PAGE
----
Fig. 11

Crystallographic preferred orientation (CPO) and microstructure of quartz in sheared quartz veins from the Vals-Scaradra Shear Zone. Textures from the western part show a combination of sinistral shearing and coaxial flattening strain (particularly JK47, JK61, VF41). Photomicrograph of VF41 from the Darlun Zone shows evidence for post-kinematic annealing. The pole figures from the eastern part (V6 and V7) represent strong textures with dextral simple shear component and only minor indication of flattening. V14 from the middle of the shear zone shows flattening without a clear simple-shear component. Textures obtained by X-ray diffraction or time-of-flight neutron diffractometer and plotted in lower-hemisphere, equal-area projection. The trace of the foliation is in pole figures along the “equator” and the stretching lineation (X-direction of strain) within the foliation at the periphery, so that the Z-direction is at the upper and lower vertical extremities, and Y is in the middle. Thin sections (with crossed polarizers) on the right correspond with quartz pole figures on the left. Sections are orientated parallel to stretching lineation. Sample coordinates according to Swiss kilometric grid (CH1903/LV03)

Fig. 12

Overview map with sample locations in the Vals-Scaradra Shear Zone (map after Nagel 2008). Red dotted line is the southern border of the area where the WSW–ENE stretching lineation of the Leis Phase occurs, i.e. the southern border of the Vals-Scaradra Shear Zone

CPO was determined using an X-ray texture goniometer at the Department of Structural Geology and Geodynamics of Göttingen University, Germany, as well as using the time-of-flight neutron diffractometer SKAT at the Frank Laboratory of Neutron Physics in Dubna, Russia (Ullemeyer et al, 1998; Keppler et al. 2014). The three-dimensional orientation distribution function (ODF) was calculated from the measured distribution of the reflecting lattice planes using PFPlot, BEARTEX and MAUD (Lutterotti et al. 1997). Pole figures were extracted from the ODF for c-axes, denoted {001}, a-axes, denoted {110}, and normals to the trigonal prism, denoted {100}. All pole figures are oriented such that geographic east or northeast (depending on the orientation of the stretching lineation) is to the right.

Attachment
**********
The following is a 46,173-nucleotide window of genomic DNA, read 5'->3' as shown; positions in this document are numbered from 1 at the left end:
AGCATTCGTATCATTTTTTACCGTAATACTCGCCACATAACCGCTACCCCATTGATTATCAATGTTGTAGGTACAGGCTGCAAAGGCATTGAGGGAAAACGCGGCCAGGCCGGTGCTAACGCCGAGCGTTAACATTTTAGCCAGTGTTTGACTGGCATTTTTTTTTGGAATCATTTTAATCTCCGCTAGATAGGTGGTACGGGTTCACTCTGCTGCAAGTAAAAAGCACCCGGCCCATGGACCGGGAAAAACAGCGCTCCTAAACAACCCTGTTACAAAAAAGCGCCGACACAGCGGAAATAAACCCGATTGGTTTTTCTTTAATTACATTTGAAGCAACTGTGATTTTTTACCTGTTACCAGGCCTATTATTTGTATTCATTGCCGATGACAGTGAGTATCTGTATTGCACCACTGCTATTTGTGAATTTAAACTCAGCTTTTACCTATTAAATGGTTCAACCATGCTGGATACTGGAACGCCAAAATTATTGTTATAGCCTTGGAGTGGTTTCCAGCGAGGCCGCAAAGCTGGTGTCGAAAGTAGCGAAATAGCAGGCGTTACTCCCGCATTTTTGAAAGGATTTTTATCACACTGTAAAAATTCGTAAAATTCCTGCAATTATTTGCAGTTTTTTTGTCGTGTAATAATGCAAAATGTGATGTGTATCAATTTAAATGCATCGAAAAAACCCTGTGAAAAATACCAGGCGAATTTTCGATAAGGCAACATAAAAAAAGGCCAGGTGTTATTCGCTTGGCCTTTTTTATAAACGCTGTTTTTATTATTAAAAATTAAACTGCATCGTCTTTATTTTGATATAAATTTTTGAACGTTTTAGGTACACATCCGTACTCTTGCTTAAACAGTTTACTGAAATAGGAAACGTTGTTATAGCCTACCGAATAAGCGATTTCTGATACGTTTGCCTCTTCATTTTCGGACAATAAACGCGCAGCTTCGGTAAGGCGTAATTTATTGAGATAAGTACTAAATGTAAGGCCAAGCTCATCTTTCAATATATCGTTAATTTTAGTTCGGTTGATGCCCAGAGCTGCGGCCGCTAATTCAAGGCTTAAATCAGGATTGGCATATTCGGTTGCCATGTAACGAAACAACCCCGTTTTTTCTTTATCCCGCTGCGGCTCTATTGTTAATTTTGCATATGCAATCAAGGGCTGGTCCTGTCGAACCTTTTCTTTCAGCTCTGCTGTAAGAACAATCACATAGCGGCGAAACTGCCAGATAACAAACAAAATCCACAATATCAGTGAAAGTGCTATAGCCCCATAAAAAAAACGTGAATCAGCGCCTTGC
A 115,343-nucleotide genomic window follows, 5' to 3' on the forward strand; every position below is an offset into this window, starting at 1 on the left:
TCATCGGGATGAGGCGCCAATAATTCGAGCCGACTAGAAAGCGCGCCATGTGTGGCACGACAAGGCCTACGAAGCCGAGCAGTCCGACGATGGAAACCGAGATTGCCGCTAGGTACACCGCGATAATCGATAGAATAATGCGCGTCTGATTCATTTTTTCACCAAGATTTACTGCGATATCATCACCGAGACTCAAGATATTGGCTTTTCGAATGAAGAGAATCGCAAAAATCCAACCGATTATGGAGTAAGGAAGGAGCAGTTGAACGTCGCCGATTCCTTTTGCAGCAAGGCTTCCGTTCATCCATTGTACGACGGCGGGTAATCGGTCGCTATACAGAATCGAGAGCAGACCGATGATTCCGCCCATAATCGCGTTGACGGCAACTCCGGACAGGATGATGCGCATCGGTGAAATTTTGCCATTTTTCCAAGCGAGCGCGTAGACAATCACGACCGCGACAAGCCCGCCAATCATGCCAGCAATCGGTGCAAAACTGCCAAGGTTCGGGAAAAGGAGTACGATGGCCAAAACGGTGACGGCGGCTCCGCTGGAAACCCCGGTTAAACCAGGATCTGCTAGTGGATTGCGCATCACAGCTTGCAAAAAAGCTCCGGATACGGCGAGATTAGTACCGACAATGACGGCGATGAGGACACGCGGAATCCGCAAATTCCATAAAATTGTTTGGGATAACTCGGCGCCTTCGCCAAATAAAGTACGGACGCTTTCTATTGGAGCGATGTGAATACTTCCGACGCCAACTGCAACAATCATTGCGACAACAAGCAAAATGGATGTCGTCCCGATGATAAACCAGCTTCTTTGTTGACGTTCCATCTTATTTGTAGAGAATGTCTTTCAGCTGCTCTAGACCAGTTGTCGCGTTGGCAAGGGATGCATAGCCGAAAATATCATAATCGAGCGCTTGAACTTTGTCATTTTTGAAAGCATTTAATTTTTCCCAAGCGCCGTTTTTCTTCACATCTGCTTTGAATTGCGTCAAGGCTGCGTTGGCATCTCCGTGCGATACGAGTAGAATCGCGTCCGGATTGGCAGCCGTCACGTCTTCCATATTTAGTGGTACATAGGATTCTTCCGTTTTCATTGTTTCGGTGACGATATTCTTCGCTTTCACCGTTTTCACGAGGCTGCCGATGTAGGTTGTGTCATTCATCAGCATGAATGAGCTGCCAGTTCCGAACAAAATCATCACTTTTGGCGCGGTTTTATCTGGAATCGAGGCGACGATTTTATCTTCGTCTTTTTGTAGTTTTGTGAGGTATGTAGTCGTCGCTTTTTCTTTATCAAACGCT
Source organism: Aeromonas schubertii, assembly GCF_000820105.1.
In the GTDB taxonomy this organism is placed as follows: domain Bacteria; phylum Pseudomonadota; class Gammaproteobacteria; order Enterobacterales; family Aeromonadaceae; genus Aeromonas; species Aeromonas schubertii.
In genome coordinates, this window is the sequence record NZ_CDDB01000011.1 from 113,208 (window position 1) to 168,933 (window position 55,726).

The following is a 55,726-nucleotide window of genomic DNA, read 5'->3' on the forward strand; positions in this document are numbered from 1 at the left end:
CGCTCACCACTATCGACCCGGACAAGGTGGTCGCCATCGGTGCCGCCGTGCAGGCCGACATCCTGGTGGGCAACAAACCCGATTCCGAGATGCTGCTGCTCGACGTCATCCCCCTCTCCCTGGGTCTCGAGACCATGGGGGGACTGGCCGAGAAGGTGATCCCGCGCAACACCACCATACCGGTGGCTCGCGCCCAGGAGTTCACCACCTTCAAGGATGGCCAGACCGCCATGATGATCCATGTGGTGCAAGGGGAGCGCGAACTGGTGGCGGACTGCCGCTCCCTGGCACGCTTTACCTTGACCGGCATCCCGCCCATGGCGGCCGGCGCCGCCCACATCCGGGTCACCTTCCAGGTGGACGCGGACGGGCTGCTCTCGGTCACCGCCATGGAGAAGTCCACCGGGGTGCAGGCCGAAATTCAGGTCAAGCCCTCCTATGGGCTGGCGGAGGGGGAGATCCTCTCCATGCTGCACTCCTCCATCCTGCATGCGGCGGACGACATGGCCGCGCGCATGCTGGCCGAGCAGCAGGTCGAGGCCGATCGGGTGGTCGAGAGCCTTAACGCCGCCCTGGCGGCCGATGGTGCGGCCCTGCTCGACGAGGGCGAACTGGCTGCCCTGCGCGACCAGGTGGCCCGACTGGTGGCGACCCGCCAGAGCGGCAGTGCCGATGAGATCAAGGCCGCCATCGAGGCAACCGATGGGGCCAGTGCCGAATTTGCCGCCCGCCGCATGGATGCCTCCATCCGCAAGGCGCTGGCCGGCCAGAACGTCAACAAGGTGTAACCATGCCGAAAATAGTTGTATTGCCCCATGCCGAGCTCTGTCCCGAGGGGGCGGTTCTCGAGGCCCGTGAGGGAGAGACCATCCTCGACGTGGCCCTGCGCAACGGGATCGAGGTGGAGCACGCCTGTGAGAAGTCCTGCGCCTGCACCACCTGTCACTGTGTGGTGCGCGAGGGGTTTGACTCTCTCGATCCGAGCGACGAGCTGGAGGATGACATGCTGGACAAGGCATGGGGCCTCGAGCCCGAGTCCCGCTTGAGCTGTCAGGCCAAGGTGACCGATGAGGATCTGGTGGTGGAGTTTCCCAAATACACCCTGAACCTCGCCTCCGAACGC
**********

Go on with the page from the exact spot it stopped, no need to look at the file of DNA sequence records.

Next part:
Western part of the Vals-Scaradra Shear Zone

The X–Z thin sections (perpendicular to the foliation and parallel to the stretching lineation) show white mica grains oriented parallel to the foliation, partly forming asymmetric mica fishes indicating sinistral shear sense (sample VF41). Quartz grain size of the five westernmost samples is variable, with the largest grains around 1 mm and the smallest around 0.2 mm. The distribution of grain sizes is similar in all samples except VF41, which shows a smaller and relatively uniform grain size around 0.1 mm. Boundaries between quartz grains are moderately lobate. Quartz shows undulose extinction, deformation bands, and locally subgrains. Two of the four samples (JK104, JK105) show a preferred orientation of grain boundaries and grain long axes oblique to the main foliation, indicating sinistral sense of shear. In one sample (VF41 from the Darlun Zone) quartz boundaries show 120° triple junctions suggesting annealing. The microstructure of the other four samples shows locally a bimodal grain-size distribution (JK61) and suggests quartz recrystallization by subgrain rotation, which is typical for a temperature range of 400–500 °C (Stipp et al. 2002). This is in line with the temperature of ca. 500 °C determined for the Leis Phase by Löw (1987).